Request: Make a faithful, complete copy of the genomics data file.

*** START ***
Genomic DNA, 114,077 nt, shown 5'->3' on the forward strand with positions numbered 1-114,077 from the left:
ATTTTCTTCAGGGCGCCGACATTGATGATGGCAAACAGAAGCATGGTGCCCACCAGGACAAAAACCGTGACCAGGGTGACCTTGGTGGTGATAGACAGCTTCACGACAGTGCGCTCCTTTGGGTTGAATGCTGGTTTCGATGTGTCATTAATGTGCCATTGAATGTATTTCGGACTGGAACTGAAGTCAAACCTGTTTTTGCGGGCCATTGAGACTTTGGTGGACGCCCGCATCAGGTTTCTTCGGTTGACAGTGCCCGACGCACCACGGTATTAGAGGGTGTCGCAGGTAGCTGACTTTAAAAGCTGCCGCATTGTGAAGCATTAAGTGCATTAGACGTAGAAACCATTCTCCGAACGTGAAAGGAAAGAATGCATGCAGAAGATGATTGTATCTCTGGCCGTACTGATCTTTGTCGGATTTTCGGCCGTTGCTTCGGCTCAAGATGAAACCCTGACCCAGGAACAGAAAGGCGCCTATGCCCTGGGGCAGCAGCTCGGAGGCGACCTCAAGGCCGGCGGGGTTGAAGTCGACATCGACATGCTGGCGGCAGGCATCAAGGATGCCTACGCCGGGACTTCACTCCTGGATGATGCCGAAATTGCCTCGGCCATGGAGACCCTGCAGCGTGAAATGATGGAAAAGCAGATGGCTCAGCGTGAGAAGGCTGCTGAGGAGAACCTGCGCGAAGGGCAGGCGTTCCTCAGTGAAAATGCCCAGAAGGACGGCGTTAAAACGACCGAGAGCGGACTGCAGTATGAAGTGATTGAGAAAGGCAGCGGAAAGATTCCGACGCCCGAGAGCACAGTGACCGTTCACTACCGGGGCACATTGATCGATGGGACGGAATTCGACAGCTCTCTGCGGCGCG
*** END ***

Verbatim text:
Genomic DNA, 114,077 nt, shown 5'->3' on the forward strand with positions numbered 1-114,077 from the left:
ATTTTCTTCAGGGCGCCGACATTGATGATGGCAAACAGAAGCATGGTGCCCACCAGGACAAAAACCGTGACCAGGGTGACCTTGGTGGTGATAGACAGCTTCACGACAGTGCGCTCCTTTGGGTTGAATGCTGGTTTCGATGTGTCATTAATGTGCCATTGAATGTATTTCGGACTGGAACTGAAGTCAAACCTGTTTTTGCGGGCCATTGAGACTTTGGTGGACGCCCGCATCAGGTTTCTTCGGTTGACAGTGCCCGACGCACCACGGTATTAGAGGGTGTCGCAGGTAGCTGACTTTAAAAGCTGCCGCATTGTGAAGCATTAAGTGCATTAGACGTAGAAACCATTCTCCGAACGTGAAAGGAAAGAATGCATGCAGAAGATGATTGTATCTCTGGCCGTACTGATCTTTGTCGGATTTTCGGCCGTTGCTTCGGCTCAAGATGAAACCCTGACCCAGGAACAGAAAGGCGCCTATGCCCTGGGGCAGCAGCTCGGAGGCGACCTCAAGGCCGGCGGGGTTGAAGTCGACATCGACATGCTGGCGGCAGGCATCAAGGATGCCTACGCCGGGACTTCACTCCTGGATGATGCCGAAATTGCCTCGGCCATGGAGACCCTGCAGCGTGAAATGATGGAAAAGCAGATGGCTCAGCGTGAGAAGGCTGCTGAGGAGAACCTGCGCGAAGGGCAGGCGTTCCTCAGTGAAAATGCCCAGAAGGACGGCGTTAAAACGACCGAGAGCGGACTGCAGTATGAAGTGATTGAGAAAGGCAGCGGAAAGATTCCGACGCCCGAGAGCACAGTGACCGTTCACTACCGGGGCACATTGATCGATGGGACGGAATTCGACAGCTCTCTGCGGCGCG